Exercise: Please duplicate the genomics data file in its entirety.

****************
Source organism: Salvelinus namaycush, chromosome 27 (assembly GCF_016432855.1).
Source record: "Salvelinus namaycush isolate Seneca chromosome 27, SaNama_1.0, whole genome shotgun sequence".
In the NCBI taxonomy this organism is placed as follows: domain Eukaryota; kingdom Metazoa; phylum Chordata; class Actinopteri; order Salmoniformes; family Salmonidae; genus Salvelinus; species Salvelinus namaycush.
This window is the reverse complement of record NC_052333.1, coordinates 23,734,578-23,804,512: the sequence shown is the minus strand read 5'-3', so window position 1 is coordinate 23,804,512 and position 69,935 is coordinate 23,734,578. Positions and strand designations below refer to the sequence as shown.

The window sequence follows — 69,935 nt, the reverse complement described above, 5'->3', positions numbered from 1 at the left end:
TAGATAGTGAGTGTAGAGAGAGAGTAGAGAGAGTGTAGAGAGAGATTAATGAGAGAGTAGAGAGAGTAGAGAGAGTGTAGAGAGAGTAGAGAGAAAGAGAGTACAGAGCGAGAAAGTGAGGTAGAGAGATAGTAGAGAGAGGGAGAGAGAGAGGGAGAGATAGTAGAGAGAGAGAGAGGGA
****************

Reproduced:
Source organism: Salvelinus namaycush, chromosome 27 (assembly GCF_016432855.1).
Source record: "Salvelinus namaycush isolate Seneca chromosome 27, SaNama_1.0, whole genome shotgun sequence".
In the NCBI taxonomy this organism is placed as follows: domain Eukaryota; kingdom Metazoa; phylum Chordata; class Actinopteri; order Salmoniformes; family Salmonidae; genus Salvelinus; species Salvelinus namaycush.
This window is the reverse complement of record NC_052333.1, coordinates 23,734,578-23,804,512: the sequence shown is the minus strand read 5'-3', so window position 1 is coordinate 23,804,512 and position 69,935 is coordinate 23,734,578. Positions and strand designations below refer to the sequence as shown.

The window sequence follows — 69,935 nt, the reverse complement described above, 5'->3', positions numbered from 1 at the left end:
TAGATAGTGAGTGTAGAGAGAGAGTAGAGAGAGTGTAGAGAGAGATTAATGAGAGAGTAGAGAGAGTAGAGAGAGTGTAGAGAGAGTAGAGAGAAAGAGAGTACAGAGCGAGAAAGTGAGGTAGAGAGATAGTAGAGAGAGGGAGAGAGAGAGGGAGAGATAGTAGAGAGAGAGAGAGGGA